Athirappilly: Elephant menace leading to loss of lives, crops and property is reported regularly from Kerala's forested border regions. In the latest episode in the human-animal conflict, herds of elephants went on a rampage at Mukkampuzha Colony at Athirappilly in Thrissur district. The elephants damaged houses and their little ones even literally stole food kept at homes!
Six houses at the Mukkampuzha Colony were damaged by elephants the other day. The houses of Appunni, Radha and Sadhendran were among those destroyed when their families were deep inside the woods, gathering forest produce.
Apart from one resident, Anish, all others of the 18 families in the hamlet had gone to the forest during the raid. The main task of Anish is now to chase away the elephants when others are engaged elsewhere.
Almost all the houses in the hamlet have come under the attack of the elephant at least once. The doors, windows and utensils have all been destroyed. The colony dwellers have to spent all their earnings to repair houses at regular intervals.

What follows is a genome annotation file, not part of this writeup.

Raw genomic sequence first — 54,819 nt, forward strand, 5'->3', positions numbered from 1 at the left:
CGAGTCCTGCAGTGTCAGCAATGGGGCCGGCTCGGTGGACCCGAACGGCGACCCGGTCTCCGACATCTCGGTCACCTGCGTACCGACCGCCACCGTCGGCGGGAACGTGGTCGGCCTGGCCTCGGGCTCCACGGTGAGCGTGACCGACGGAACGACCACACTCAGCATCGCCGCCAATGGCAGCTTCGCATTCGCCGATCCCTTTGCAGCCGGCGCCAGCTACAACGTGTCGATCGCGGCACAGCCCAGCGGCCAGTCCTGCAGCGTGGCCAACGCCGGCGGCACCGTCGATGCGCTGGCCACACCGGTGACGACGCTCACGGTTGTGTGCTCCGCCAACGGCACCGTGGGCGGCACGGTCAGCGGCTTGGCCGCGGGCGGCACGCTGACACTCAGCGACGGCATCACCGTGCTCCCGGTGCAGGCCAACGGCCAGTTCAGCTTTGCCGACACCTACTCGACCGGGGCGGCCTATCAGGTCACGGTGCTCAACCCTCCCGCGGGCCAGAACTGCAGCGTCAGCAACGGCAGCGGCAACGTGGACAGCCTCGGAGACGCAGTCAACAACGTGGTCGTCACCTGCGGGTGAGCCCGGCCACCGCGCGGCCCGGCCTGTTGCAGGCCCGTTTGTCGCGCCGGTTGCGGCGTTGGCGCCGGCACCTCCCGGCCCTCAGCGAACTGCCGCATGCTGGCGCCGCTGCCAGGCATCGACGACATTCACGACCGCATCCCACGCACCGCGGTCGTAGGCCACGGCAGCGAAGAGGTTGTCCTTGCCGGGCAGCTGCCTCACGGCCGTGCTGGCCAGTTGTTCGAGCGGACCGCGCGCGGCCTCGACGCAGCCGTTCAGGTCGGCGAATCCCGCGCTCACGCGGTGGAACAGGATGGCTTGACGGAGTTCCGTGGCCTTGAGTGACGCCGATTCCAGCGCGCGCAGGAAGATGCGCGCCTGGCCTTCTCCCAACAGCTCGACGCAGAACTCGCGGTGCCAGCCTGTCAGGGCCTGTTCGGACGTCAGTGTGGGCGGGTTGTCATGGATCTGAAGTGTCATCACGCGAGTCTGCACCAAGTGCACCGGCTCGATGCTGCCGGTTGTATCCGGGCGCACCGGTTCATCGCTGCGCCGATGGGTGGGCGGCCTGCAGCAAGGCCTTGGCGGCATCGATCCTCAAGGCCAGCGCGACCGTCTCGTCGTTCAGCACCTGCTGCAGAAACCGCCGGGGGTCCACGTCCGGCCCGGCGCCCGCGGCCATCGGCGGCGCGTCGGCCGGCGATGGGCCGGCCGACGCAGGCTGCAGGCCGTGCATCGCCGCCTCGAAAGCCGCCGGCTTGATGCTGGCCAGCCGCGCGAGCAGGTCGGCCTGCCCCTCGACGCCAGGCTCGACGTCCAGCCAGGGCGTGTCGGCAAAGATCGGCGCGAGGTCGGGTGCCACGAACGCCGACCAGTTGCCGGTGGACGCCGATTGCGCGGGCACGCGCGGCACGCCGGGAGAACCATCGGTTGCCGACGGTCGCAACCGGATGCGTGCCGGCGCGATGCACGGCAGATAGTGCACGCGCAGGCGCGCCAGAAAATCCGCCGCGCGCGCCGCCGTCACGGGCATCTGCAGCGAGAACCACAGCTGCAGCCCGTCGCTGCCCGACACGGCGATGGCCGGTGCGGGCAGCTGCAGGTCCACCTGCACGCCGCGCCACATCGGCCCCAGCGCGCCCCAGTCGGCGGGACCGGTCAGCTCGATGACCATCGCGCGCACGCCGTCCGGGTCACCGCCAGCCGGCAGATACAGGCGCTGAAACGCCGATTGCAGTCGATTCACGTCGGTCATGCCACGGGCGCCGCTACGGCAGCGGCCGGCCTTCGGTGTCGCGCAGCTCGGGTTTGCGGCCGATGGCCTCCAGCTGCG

Considering the latest pattern of their incursions, it seems the elephants have devised a strategy for their raids. It has been observed they first break down the doors of the house, making enough way for the baby elephants to enter the structure and steal the food.
Elephants often romp into the hamlet by 5pm and run riot until the daybreak. Not just houses, banana plants and coconut trees are pulled down.
Though several tricks have been used to chase away the elephants, these do not work always. Sometimes, even lighting a fire or bursting firecrackers fail to force the elephants to retreat. They even feed on the ash remaining were a fire was lit to deter them.
The menace aggravated after the electric fencing in the area was destroyed. The colony dwellers also need to inform the forest department once the herd enters the colony and seek permission to put up resistance.
A trench should be built around the colony to put an end to the trouble, the fed-up residents demanded.